Why SAP is not an ERP company

Published on the 29/10/2015 | Written by Donovan Jackson

When big organisations undergo significant change, the impact on customers has to be carefully handled…

SAP is working pretty hard to dispel the notion that it is an ERP company (although it certainly is that). Meeting with iStart at its recent APAC media summit and quizzed about his position, chief customer officer Daniel Nimmo started off by explaining why a CCO position exists in the first place. “I’ve been in the role for 18 months; why are we doing this? The journey SAP is on is meteoric in terms of change. We’ve spent 30 years as ERP vendor and that is how we are perceived by the market.”

No shame in that, but even ERP is moving towards utility status. For any company over a certain size (and even for some pretty small ones – SAP showcased a customer which has just 6 users on its B1 system, running 15 chicken restaurants), an ERP system is a practical prerequisite. But growth, innovation and dollars don’t typically come from utilities.

“SAP saw the need to widen its platform to address changes in the market, to transform the business. The world has changed with cloud and platform and mobility and BI, so in effect we’ve created a bit of monster with how take the whole thing and ‘SAP-ise’ that,” said Nimmo. “The challenge was how to stay aligned with our customers which, with a large existing base, has a perception of who you are. We had to start from the customer and work back.”

He described his role as that of ‘customer advocate’ and even ‘devil’s advocate’. “That means spotting things that don’t align. It means maintaining the good stuff while changing ourselves.”

What’s in a name? HANA, for the most part
As for things that don’t align, one of the realities that SAP has to deal with is market confusion. In its work to change the commonly held perception of the company as an ERP provider, the range of products, services and solutions available from SAP is somewhat difficult to ascertain, perhaps not helped by the tendency to name as many things as possible HANA.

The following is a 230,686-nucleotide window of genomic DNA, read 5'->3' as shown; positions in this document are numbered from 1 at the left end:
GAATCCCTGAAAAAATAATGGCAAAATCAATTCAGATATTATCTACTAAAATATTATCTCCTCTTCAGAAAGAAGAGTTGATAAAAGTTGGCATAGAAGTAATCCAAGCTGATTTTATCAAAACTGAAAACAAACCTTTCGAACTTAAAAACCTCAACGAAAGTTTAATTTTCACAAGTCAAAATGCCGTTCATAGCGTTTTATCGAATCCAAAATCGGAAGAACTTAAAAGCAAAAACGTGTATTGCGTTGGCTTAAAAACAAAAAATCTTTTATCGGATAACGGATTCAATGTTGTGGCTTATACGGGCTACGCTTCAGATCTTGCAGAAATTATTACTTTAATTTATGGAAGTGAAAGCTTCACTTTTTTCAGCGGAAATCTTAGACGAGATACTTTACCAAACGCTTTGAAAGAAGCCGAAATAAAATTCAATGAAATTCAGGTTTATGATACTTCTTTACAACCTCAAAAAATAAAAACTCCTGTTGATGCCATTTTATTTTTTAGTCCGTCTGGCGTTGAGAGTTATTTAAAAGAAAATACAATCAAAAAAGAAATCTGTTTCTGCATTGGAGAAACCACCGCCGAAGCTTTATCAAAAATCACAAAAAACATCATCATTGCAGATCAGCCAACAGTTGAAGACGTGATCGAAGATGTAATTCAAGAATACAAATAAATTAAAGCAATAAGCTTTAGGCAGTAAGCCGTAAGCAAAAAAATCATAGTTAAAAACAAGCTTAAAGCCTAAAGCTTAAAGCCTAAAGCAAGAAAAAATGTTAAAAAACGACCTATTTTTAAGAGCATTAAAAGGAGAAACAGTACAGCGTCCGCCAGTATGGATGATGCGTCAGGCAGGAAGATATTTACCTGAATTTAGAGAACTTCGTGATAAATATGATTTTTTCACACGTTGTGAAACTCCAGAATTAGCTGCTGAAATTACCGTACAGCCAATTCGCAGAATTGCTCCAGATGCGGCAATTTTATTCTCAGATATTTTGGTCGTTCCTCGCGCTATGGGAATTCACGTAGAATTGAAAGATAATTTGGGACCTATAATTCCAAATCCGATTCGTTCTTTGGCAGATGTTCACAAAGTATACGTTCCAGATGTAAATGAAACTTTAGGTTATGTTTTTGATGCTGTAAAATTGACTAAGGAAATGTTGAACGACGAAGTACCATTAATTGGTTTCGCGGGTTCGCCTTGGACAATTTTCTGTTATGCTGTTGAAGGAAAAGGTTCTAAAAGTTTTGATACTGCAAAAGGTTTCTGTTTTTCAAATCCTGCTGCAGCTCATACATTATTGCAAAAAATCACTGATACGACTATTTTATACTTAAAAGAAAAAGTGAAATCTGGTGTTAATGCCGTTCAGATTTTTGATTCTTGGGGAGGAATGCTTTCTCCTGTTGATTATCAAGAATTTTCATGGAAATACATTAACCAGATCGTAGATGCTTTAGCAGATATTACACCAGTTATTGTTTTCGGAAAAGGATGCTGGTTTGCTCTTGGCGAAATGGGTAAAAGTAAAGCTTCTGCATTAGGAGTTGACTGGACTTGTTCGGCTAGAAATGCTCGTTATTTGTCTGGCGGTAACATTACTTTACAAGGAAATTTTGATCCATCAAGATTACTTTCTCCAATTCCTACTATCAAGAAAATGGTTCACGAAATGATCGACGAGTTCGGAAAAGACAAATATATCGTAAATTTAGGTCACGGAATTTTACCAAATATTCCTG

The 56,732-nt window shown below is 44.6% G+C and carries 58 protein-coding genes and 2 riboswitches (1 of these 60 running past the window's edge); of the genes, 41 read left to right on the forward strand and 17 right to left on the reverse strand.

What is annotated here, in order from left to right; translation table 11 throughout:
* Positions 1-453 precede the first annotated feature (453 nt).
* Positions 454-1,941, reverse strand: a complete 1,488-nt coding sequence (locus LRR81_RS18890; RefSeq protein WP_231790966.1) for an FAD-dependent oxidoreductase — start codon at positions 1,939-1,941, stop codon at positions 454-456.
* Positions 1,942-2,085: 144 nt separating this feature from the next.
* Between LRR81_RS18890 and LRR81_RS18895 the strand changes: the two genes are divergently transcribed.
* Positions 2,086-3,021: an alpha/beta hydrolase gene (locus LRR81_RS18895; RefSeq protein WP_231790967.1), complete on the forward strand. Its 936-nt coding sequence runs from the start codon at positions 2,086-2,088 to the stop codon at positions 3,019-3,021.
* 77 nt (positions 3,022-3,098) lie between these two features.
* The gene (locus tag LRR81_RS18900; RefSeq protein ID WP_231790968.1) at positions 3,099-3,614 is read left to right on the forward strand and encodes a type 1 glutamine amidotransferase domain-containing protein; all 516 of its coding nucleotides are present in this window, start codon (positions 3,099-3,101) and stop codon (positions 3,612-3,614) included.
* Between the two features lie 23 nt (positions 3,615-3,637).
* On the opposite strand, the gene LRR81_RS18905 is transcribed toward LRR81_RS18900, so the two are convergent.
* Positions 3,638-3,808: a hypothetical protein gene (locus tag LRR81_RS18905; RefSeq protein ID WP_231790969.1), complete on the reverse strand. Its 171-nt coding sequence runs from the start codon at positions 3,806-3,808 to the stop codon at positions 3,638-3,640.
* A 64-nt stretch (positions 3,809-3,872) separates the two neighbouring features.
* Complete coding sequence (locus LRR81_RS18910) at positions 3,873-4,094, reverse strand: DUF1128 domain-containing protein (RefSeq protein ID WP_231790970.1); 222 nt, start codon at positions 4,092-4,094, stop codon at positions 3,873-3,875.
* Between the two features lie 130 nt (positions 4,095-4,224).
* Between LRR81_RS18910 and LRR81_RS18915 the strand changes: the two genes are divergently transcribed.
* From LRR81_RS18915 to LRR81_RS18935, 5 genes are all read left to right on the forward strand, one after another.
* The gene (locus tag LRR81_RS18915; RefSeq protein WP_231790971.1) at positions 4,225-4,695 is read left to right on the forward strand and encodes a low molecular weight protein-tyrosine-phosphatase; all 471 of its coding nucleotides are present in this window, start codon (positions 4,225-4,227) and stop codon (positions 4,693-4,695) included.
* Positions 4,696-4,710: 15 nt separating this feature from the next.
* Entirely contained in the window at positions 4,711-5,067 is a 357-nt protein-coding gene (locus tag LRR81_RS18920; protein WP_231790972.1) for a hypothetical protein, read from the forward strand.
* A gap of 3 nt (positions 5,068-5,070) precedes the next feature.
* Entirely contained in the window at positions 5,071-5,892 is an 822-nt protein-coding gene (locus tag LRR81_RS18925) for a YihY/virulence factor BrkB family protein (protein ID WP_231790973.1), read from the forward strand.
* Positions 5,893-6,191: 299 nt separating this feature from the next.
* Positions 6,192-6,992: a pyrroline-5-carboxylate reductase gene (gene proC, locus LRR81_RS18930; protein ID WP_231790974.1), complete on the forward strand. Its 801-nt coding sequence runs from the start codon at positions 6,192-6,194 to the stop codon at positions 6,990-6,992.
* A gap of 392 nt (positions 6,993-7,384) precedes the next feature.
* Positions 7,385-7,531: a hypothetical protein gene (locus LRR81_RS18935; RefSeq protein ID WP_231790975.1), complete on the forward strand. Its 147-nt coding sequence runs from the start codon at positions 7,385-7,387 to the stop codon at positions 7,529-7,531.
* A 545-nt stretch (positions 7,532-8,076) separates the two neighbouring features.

The most recent version of its ERP is called S/4 HANA. In memory database – HANA. Platform as a service? HANA Platform. Private cloud? HANA Enterprise Cloud. New big data analytics solution? HANA Vora. When demonstrating a solution for sports, Nimmo’s colleague, Puneet Suppal asked the assembled media to answer a question on what made such things possible with ‘HANA’- but it seemed few knew what the word actually meant, if indeed it means anything at all.

Three areas of focus to manage change
Continuing, Nimmo said that in managing change, there are three areas of focus in the process of looking at things from the customer perspective. The first, “How do we engage, what is the sales, service and support engagement?”

The second, “We run a number of programmes to facilitate change; customers may not be leveraging maximum value out of their SAP investment, so set up programmes to reawaken customers to what they are not doing and what they could be doing. We even work to change the view that customers have of their business and what their value add actually is, to help them run better. We prod a bit make customers think about it.”

Thirdly, “Once customers understand what they have got, we work to help extend the use. CEOs like to talk about leveraging assets to the max, but is that really the case? We ask the question,” Nimmo said.

From ERP to EAS
But, outside of HANA, just how is SAP changing, then? It’s going from ERP to EAS – that’s enterprise application software. It’s getting big on the cloud; again, looking to push away the perception that it is an on-premise software provider (though it is certainly that).

While SAP was pushing the ‘Run Simple’ theme at the media summit, few of the reporters were buying the line, as SAP is itself an immensely complex organisation which helps other, quite often equally, complex organisations to get a handle on their operations and strategy. Cloud is a big deal for SAP, as is services. Quite aside from its various HANA products – which, to demystify to an extent, are built around the company’s in-memory database and computing platforms (called, unsurprisingly HANA), SAP has literally hundreds of products and thousands of modules.

How HANA ‘runs simple’, however, is that it looks to reduce IT complexity by removing the need for separate and multiple application servers, operational data stores, datamarts and complex BI tool implementations. Or, in one sentence, operational and analytics information is the same thing – no more extract, transform and load, or repurposing of information for different users.

There’s even more to it than technology, as SAP is also looking to cast the innovation net wider. Nimmo explained that as it seeks to provide ‘total solutions’, SAP is today partnering with a far greater cross section of organisations, the likes of which occasionally come as a surprise to observers. “Companies like Rockwell, Schneider Electric, even farmers. We’re focusing on the needs of a community rather than the needs of the vendor at the centre. So when I engage with customers, we talk about how to get sustainability into that. That is a different conversation from business as usual.”

Donovan Jackson attended the APJ Media Summit as a guest of SAP.


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